Bad Science Linked to Fears of Fake Grass
Underneath the green plastic in the top layer of artificial turf are little bits of rubber meant to cushion athletes when they fall on the surface. Sliding on artificial turf can cut up skin and athletes can get these little crumbs of rubber stuck in their skin (something I've experienced first-hand). But when Washington State soccer coach Amy Griffin found out that some of her former players had cancer, she was concerned these bits of rubber or simply the act of playing on the artificial turf may be correlated with occurrences of cancer. They are not.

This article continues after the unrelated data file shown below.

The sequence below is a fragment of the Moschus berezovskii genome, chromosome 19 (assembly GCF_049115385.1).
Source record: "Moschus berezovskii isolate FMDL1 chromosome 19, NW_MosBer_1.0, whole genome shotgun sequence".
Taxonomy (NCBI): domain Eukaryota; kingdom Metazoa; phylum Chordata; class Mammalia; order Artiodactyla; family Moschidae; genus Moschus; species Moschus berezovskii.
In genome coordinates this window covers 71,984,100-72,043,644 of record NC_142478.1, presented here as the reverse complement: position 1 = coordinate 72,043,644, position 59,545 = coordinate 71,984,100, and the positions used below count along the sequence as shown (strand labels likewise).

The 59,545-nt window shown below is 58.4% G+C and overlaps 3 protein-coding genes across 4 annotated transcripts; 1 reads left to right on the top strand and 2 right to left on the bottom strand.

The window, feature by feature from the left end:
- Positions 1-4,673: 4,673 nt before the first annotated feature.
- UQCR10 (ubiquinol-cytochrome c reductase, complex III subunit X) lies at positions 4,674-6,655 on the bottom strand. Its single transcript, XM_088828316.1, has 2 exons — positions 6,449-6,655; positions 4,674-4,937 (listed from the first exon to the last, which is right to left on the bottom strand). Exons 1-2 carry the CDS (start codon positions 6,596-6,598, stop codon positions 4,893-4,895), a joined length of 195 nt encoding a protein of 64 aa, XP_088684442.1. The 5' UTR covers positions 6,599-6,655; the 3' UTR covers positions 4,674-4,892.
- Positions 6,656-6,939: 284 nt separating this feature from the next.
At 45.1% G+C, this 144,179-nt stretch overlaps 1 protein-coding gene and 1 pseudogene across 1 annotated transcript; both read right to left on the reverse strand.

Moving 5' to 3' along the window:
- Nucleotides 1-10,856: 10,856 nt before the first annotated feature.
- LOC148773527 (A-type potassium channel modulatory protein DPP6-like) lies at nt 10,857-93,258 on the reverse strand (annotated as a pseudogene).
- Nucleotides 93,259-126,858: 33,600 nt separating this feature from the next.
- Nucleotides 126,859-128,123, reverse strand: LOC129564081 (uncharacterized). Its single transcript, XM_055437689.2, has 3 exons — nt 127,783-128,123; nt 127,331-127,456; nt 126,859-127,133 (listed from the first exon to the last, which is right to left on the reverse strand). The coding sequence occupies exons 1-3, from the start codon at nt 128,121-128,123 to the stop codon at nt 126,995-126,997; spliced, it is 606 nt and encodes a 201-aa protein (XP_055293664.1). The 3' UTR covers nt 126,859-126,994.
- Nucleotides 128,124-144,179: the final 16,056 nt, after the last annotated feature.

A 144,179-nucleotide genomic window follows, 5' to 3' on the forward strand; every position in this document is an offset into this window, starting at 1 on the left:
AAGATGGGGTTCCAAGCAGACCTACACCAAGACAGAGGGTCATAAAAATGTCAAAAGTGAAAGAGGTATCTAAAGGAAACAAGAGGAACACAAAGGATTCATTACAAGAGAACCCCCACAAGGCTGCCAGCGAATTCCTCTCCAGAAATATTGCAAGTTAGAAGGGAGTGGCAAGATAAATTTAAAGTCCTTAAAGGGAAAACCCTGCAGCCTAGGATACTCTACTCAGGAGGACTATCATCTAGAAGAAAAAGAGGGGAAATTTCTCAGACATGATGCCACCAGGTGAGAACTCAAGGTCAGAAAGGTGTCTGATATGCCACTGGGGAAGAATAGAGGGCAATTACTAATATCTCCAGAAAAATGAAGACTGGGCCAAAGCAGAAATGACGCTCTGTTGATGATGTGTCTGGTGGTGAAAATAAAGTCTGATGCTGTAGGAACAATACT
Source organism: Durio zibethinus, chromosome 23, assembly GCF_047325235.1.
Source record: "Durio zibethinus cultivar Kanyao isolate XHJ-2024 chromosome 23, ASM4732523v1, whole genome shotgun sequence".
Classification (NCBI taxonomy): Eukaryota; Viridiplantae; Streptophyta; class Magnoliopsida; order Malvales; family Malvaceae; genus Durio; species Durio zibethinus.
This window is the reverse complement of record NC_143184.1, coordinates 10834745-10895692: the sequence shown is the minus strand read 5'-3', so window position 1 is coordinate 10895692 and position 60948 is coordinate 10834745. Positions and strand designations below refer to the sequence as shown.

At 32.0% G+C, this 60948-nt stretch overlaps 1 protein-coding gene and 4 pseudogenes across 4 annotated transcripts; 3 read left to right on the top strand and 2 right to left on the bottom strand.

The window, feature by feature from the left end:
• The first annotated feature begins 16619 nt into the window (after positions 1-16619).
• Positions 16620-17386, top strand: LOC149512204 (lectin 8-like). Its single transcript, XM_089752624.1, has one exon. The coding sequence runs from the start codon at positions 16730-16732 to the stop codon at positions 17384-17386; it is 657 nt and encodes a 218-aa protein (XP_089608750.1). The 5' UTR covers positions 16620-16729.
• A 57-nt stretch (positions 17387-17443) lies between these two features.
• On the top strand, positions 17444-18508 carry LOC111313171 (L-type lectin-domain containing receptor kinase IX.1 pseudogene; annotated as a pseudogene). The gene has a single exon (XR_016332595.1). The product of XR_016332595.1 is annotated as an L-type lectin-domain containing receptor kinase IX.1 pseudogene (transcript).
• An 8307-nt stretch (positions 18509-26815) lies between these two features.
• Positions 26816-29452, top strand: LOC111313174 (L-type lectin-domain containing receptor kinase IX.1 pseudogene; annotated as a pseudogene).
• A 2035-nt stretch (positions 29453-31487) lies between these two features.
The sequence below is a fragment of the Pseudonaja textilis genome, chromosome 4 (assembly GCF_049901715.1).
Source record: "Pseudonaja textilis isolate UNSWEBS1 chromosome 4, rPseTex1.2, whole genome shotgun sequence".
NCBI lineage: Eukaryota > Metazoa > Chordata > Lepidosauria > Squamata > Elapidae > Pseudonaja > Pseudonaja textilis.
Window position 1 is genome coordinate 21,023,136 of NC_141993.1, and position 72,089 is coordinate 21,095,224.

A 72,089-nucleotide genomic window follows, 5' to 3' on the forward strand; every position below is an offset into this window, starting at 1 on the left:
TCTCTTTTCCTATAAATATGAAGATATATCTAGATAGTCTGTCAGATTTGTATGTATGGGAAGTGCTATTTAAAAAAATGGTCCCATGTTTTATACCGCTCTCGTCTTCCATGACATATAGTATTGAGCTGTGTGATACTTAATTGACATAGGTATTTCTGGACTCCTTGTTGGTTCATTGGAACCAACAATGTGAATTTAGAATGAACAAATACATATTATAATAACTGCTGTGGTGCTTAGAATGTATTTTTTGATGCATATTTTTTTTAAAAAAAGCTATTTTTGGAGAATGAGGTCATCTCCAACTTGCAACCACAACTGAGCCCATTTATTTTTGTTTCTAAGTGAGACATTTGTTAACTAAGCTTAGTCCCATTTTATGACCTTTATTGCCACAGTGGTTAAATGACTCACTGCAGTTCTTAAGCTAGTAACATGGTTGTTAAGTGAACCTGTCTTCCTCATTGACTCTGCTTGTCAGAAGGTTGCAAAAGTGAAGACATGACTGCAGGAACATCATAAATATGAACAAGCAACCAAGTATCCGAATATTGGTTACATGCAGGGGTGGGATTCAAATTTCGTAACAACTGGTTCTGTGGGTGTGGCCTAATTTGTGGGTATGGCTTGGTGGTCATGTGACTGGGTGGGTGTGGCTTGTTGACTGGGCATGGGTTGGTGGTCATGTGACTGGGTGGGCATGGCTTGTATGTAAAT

A study from the state's public health officials didn't find a connection between cancer and the playing surface. What's more, their findings were consistent with numerous other investigations into the same question. Still, the theory remains in circulation, and influences decisions about the design and maintenance of playing fields around the country. "Most of the time, though, quick conclusions about disease clusters and their causes don’t hold up to careful scrutiny," David Ropeik writes in the Boston Globe.